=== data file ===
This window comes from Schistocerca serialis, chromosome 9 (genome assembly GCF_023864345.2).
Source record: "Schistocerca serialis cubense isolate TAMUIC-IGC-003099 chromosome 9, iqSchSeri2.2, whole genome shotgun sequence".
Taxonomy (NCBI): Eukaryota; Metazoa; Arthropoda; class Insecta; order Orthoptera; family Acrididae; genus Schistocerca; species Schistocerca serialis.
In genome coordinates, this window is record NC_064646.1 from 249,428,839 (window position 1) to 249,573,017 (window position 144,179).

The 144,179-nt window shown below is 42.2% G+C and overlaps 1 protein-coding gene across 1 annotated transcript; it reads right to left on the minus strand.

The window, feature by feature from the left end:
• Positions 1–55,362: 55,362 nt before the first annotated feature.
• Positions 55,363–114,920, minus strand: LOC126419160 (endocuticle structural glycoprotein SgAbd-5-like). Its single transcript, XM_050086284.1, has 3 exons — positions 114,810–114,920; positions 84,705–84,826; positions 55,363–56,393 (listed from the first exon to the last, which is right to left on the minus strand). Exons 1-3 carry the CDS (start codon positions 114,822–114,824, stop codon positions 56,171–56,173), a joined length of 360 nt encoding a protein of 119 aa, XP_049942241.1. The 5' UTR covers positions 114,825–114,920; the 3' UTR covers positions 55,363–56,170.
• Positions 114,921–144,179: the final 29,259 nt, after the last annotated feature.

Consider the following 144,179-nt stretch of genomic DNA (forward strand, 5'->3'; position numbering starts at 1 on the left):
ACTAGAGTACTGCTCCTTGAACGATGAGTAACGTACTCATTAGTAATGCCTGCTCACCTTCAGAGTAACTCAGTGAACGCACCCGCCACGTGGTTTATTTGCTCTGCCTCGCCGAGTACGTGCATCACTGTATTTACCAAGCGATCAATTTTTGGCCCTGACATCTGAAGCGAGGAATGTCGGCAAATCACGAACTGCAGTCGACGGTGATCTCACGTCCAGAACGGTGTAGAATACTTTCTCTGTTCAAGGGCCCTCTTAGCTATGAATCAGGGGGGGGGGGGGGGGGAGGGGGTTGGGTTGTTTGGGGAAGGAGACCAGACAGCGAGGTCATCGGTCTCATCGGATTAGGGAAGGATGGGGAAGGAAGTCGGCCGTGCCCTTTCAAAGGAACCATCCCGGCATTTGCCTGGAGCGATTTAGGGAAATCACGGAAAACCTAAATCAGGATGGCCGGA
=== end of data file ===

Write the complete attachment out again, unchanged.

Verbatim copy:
This window comes from Schistocerca serialis, chromosome 9 (genome assembly GCF_023864345.2).
Source record: "Schistocerca serialis cubense isolate TAMUIC-IGC-003099 chromosome 9, iqSchSeri2.2, whole genome shotgun sequence".
Taxonomy (NCBI): Eukaryota; Metazoa; Arthropoda; class Insecta; order Orthoptera; family Acrididae; genus Schistocerca; species Schistocerca serialis.
In genome coordinates, this window is record NC_064646.1 from 249,428,839 (window position 1) to 249,573,017 (window position 144,179).

The 144,179-nt window shown below is 42.2% G+C and overlaps 1 protein-coding gene across 1 annotated transcript; it reads right to left on the minus strand.

The window, feature by feature from the left end:
• Positions 1–55,362: 55,362 nt before the first annotated feature.
• Positions 55,363–114,920, minus strand: LOC126419160 (endocuticle structural glycoprotein SgAbd-5-like). Its single transcript, XM_050086284.1, has 3 exons — positions 114,810–114,920; positions 84,705–84,826; positions 55,363–56,393 (listed from the first exon to the last, which is right to left on the minus strand). Exons 1-3 carry the CDS (start codon positions 114,822–114,824, stop codon positions 56,171–56,173), a joined length of 360 nt encoding a protein of 119 aa, XP_049942241.1. The 5' UTR covers positions 114,825–114,920; the 3' UTR covers positions 55,363–56,170.
• Positions 114,921–144,179: the final 29,259 nt, after the last annotated feature.

Consider the following 144,179-nt stretch of genomic DNA (forward strand, 5'->3'; position numbering starts at 1 on the left):
ACTAGAGTACTGCTCCTTGAACGATGAGTAACGTACTCATTAGTAATGCCTGCTCACCTTCAGAGTAACTCAGTGAACGCACCCGCCACGTGGTTTATTTGCTCTGCCTCGCCGAGTACGTGCATCACTGTATTTACCAAGCGATCAATTTTTGGCCCTGACATCTGAAGCGAGGAATGTCGGCAAATCACGAACTGCAGTCGACGGTGATCTCACGTCCAGAACGGTGTAGAATACTTTCTCTGTTCAAGGGCCCTCTTAGCTATGAATCAGGGGGGGGGGGGGGGGGAGGGGGTTGGGTTGTTTGGGGAAGGAGACCAGACAGCGAGGTCATCGGTCTCATCGGATTAGGGAAGGATGGGGAAGGAAGTCGGCCGTGCCCTTTCAAAGGAACCATCCCGGCATTTGCCTGGAGCGATTTAGGGAAATCACGGAAAACCTAAATCAGGATGGCCGGA